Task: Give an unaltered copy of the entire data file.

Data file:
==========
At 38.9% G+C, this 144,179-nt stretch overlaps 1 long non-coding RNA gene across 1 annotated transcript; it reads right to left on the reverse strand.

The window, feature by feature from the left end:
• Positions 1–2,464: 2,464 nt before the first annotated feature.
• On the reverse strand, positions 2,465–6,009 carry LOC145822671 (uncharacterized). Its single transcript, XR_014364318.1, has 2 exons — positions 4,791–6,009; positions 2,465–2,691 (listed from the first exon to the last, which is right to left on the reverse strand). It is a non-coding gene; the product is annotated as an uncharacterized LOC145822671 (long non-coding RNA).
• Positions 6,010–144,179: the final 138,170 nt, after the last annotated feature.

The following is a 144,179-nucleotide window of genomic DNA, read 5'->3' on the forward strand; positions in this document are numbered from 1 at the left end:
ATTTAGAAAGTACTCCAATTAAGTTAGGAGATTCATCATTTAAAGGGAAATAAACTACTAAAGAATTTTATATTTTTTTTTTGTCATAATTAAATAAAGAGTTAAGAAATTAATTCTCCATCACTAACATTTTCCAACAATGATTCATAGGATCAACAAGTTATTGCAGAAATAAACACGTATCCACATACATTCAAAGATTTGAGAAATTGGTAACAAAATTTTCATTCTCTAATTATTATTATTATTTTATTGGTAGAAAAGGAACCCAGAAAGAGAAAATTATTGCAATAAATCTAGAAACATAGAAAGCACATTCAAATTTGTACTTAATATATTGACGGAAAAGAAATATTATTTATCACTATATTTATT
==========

At 38.9% G+C, this 144,179-nt stretch overlaps 1 long non-coding RNA gene across 1 annotated transcript; it reads right to left on the reverse strand.

The window, feature by feature from the left end:
• Positions 1–2,464: 2,464 nt before the first annotated feature.
• On the reverse strand, positions 2,465–6,009 carry LOC145822671 (uncharacterized). Its single transcript, XR_014364318.1, has 2 exons — positions 4,791–6,009; positions 2,465–2,691 (listed from the first exon to the last, which is right to left on the reverse strand). It is a non-coding gene; the product is annotated as an uncharacterized LOC145822671 (long non-coding RNA).
• Positions 6,010–144,179: the final 138,170 nt, after the last annotated feature.

The following is a 144,179-nucleotide window of genomic DNA, read 5'->3' on the forward strand; positions in this document are numbered from 1 at the left end:
ATTTAGAAAGTACTCCAATTAAGTTAGGAGATTCATCATTTAAAGGGAAATAAACTACTAAAGAATTTTATATTTTTTTTTTGTCATAATTAAATAAAGAGTTAAGAAATTAATTCTCCATCACTAACATTTTCCAACAATGATTCATAGGATCAACAAGTTATTGCAGAAATAAACACGTATCCACATACATTCAAAGATTTGAGAAATTGGTAACAAAATTTTCATTCTCTAATTATTATTATTATTTTATTGGTAGAAAAGGAACCCAGAAAGAGAAAATTATTGCAATAAATCTAGAAACATAGAAAGCACATTCAAATTTGTACTTAATATATTGACGGAAAAGAAATATTATTTATCACTATATTTATT